For $10, you can get the surprisingly-weight-bearing Anchor under-desk headphone mount as one example. But, of course, a hook's a hook... we're sure you can figure it out.
11. YOUR pen. One of our most popular articles is our intro to fountain pens. One of the main reasons to get a nice pen, we argued, is that the pen becomes a permanent personal effect—not just a pen, but YOUR pen. And that feels cool.
Besides... as we've noted consistently, it's worth investing in the kinds of tools you use every day. True, you don't need a $22 fountain pen any more than you need a cheap Bic ballpoint—but the fountain pen will last, and it'll be way nicer to use the whole time.
12. YOUR notebook. You should have your own pen because, no matter exactly where, you're gonna need to write with your own hand.
You should have your own notebook for an equal and opposite reason: whenever you need to write something personally important, it should go in one place reserved for important thoughts.
Your choice of notebook says something about you.
What kind of place do you want for keeping ideas?
Not to mention, of course, that taking a notebook to work can make you a smarter, sharper-looking professional at whatever you do.
13. Your mascot or miniature friend. Any of the above might reflect your personal taste, but it's helpful to have one thing on your desk that you can talk to.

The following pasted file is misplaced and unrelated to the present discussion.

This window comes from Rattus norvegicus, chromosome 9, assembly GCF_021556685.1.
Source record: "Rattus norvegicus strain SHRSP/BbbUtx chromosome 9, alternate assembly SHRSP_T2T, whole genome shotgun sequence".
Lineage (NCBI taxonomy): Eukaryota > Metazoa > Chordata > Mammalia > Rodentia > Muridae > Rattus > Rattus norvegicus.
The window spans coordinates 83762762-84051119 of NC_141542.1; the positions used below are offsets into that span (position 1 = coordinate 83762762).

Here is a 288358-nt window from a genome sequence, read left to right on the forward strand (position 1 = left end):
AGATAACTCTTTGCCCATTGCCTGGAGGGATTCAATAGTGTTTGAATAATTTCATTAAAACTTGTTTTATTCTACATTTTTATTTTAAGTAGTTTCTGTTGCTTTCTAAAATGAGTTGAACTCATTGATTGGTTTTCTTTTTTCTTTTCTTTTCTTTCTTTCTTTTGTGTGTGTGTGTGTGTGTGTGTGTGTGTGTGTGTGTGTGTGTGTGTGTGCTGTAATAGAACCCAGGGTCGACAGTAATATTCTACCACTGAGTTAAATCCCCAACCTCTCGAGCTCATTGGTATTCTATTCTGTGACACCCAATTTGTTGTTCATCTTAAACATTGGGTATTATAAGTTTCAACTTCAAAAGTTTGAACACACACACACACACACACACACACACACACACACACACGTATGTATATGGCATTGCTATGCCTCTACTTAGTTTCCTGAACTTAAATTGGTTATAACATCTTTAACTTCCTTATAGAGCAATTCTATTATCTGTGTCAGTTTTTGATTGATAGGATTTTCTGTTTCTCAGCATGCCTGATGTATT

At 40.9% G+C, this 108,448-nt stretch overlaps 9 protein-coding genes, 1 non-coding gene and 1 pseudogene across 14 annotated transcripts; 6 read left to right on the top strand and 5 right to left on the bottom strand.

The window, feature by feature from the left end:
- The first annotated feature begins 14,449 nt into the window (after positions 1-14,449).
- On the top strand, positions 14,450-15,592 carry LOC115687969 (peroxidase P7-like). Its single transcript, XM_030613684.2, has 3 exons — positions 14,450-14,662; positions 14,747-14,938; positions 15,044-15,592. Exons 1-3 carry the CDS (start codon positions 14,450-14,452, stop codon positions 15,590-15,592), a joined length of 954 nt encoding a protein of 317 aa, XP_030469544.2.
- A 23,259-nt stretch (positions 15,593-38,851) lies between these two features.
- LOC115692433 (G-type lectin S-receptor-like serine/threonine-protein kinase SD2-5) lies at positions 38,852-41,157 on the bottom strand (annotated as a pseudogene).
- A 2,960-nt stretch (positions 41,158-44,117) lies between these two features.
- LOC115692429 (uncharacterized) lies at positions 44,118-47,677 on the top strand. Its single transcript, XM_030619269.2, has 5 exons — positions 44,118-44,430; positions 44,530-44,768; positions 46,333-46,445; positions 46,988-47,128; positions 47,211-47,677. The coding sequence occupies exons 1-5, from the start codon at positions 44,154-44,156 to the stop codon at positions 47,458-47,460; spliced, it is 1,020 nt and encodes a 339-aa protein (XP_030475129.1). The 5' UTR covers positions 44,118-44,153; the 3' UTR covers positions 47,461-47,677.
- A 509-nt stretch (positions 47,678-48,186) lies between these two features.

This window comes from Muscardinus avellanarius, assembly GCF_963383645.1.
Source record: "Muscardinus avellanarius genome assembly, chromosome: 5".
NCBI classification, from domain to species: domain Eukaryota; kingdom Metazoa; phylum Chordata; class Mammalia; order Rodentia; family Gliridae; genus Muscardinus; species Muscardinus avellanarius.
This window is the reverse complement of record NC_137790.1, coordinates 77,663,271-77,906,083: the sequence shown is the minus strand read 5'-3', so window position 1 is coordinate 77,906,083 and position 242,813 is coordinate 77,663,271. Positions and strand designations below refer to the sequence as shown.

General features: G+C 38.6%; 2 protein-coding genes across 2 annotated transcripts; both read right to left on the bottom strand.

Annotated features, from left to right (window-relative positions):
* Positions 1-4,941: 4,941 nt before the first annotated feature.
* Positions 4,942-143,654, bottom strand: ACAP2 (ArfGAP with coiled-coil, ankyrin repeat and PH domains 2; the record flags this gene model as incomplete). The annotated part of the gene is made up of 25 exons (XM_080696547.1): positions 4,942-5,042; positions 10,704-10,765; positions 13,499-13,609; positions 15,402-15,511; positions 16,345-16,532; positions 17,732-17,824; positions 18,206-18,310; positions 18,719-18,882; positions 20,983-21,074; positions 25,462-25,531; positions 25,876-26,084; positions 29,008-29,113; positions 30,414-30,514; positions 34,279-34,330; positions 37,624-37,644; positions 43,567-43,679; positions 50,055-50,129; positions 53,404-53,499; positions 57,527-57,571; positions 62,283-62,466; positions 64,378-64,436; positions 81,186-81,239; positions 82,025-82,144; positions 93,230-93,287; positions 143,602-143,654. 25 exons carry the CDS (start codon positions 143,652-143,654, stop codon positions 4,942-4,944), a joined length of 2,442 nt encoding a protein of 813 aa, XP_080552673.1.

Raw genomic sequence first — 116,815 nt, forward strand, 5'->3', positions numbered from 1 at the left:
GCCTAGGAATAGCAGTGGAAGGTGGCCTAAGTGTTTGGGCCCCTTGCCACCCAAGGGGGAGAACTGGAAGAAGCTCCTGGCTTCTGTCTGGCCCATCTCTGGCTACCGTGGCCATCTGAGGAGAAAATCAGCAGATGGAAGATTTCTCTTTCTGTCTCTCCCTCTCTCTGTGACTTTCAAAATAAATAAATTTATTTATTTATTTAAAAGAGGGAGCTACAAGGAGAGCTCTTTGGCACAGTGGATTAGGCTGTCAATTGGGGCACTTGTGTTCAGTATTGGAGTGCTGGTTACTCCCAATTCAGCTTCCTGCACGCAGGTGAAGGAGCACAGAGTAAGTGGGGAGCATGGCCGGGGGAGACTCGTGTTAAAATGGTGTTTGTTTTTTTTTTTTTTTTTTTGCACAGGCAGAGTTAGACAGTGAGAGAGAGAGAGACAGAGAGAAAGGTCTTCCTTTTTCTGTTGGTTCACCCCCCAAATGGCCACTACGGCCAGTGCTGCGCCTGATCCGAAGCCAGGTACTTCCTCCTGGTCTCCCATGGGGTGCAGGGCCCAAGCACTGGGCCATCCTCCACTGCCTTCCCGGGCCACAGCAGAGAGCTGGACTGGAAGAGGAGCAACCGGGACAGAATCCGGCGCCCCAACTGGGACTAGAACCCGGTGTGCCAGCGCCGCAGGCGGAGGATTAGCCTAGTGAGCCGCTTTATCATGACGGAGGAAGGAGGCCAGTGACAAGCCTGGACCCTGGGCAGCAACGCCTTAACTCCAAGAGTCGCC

No, it's not THAT lonely around here. There's a reason.
If you're not a coder, you might not have heard of rubber duck debugging. Basically: programmers often find it helpful to try explaining their code, line by line, in the process of trying to correct errors. But most of the time, they don't need a real person to listen; they just need to talk it out.
For talking it out, it's helpful to have a "listener," even if it's a $2 rubber duck. (Besides, doesn't it just brighten things a bit?)
14. Something for "fidgeting" or de-stressing. Let's face it: whether you're prone to stress/anxiety or not, sometimes you don't feel like sitting still. Especially when you're having a bad day, a fidget spinner (like the one below) or stress ball or little puzzle can help more than you'd think, if only because it's a tiny distraction.
That's also a much cleaner way of burning nervous energy than, say, biting your nails or shifting in your chair or going on an American Psycho-style rampage.
15. Greenery (probably fake). If you're like us, you WANT the plants to be fake. A real plant is a living thing you can kill by neglect—and until we can properly care for ourselves, we'll skip the extra stress, thank you very much. But a natural-looking touch is a big boost to a room's appearance, and even super-fake plants can get you far.
IKEA sells decent-enough fake plants like the one pictured below... they come in a few varieties, and they're a few bucks each. (Protip: you can pluck the fake plant from its standard-black plastic pot and "repot" them as you please.)
If you wanna go hard into the greenery, you can also get a full-size fake ficus for less than you might expect. Still doesn't need water, and if you've got an empty-looking corner, your office is about to be bougie—wait and see.